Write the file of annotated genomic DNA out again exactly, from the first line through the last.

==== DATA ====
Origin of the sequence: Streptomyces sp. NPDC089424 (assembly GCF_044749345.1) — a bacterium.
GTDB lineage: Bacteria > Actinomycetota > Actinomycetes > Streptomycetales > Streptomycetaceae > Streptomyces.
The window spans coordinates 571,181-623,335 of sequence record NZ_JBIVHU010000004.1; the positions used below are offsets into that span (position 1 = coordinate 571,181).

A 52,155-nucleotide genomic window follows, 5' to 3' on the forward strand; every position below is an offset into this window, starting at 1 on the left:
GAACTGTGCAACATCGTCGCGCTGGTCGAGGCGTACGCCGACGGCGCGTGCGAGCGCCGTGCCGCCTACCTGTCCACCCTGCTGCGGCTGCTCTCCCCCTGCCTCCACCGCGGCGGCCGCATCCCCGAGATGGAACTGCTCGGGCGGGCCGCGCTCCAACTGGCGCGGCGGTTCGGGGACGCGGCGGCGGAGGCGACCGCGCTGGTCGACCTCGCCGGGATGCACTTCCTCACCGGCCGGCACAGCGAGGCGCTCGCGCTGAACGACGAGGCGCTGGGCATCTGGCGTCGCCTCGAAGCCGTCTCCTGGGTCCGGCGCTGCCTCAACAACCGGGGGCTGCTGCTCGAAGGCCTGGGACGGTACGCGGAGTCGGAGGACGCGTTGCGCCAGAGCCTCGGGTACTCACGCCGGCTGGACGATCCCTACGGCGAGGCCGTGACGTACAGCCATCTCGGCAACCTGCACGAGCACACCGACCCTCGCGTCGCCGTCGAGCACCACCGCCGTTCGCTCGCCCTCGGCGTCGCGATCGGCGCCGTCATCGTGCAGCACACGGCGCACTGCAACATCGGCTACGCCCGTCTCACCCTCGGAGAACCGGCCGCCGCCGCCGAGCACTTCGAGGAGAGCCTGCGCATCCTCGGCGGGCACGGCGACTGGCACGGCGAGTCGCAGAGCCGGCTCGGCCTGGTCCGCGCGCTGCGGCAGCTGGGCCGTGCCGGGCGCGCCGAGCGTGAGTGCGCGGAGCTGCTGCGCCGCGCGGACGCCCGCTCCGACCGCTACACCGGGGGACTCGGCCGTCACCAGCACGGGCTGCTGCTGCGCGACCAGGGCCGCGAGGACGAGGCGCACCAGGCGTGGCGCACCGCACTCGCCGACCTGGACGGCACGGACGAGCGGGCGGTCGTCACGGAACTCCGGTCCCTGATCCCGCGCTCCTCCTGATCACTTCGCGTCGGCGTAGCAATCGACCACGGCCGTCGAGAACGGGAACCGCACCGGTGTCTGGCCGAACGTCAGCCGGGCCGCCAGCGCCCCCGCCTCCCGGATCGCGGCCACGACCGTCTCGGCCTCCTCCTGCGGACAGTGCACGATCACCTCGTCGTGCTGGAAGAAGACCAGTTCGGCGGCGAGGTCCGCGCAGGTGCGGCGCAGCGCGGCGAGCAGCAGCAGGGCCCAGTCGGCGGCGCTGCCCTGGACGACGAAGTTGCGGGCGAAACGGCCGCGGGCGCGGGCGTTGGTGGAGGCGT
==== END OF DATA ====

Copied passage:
Origin of the sequence: Streptomyces sp. NPDC089424 (assembly GCF_044749345.1) — a bacterium.
GTDB lineage: Bacteria > Actinomycetota > Actinomycetes > Streptomycetales > Streptomycetaceae > Streptomyces.
The window spans coordinates 571,181-623,335 of sequence record NZ_JBIVHU010000004.1; the positions used below are offsets into that span (position 1 = coordinate 571,181).

A 52,155-nucleotide genomic window follows, 5' to 3' on the forward strand; every position below is an offset into this window, starting at 1 on the left:
GAACTGTGCAACATCGTCGCGCTGGTCGAGGCGTACGCCGACGGCGCGTGCGAGCGCCGTGCCGCCTACCTGTCCACCCTGCTGCGGCTGCTCTCCCCCTGCCTCCACCGCGGCGGCCGCATCCCCGAGATGGAACTGCTCGGGCGGGCCGCGCTCCAACTGGCGCGGCGGTTCGGGGACGCGGCGGCGGAGGCGACCGCGCTGGTCGACCTCGCCGGGATGCACTTCCTCACCGGCCGGCACAGCGAGGCGCTCGCGCTGAACGACGAGGCGCTGGGCATCTGGCGTCGCCTCGAAGCCGTCTCCTGGGTCCGGCGCTGCCTCAACAACCGGGGGCTGCTGCTCGAAGGCCTGGGACGGTACGCGGAGTCGGAGGACGCGTTGCGCCAGAGCCTCGGGTACTCACGCCGGCTGGACGATCCCTACGGCGAGGCCGTGACGTACAGCCATCTCGGCAACCTGCACGAGCACACCGACCCTCGCGTCGCCGTCGAGCACCACCGCCGTTCGCTCGCCCTCGGCGTCGCGATCGGCGCCGTCATCGTGCAGCACACGGCGCACTGCAACATCGGCTACGCCCGTCTCACCCTCGGAGAACCGGCCGCCGCCGCCGAGCACTTCGAGGAGAGCCTGCGCATCCTCGGCGGGCACGGCGACTGGCACGGCGAGTCGCAGAGCCGGCTCGGCCTGGTCCGCGCGCTGCGGCAGCTGGGCCGTGCCGGGCGCGCCGAGCGTGAGTGCGCGGAGCTGCTGCGCCGCGCGGACGCCCGCTCCGACCGCTACACCGGGGGACTCGGCCGTCACCAGCACGGGCTGCTGCTGCGCGACCAGGGCCGCGAGGACGAGGCGCACCAGGCGTGGCGCACCGCACTCGCCGACCTGGACGGCACGGACGAGCGGGCGGTCGTCACGGAACTCCGGTCCCTGATCCCGCGCTCCTCCTGATCACTTCGCGTCGGCGTAGCAATCGACCACGGCCGTCGAGAACGGGAACCGCACCGGTGTCTGGCCGAACGTCAGCCGGGCCGCCAGCGCCCCCGCCTCCCGGATCGCGGCCACGACCGTCTCGGCCTCCTCCTGCGGACAGTGCACGATCACCTCGTCGTGCTGGAAGAAGACCAGTTCGGCGGCGAGGTCCGCGCAGGTGCGGCGCAGCGCGGCGAGCAGCAGCAGGGCCCAGTCGGCGGCGCTGCCCTGGACGACGAAGTTGCGGGCGAAACGGCCGCGGGCGCGGGCGTTGGTGGAGGCGT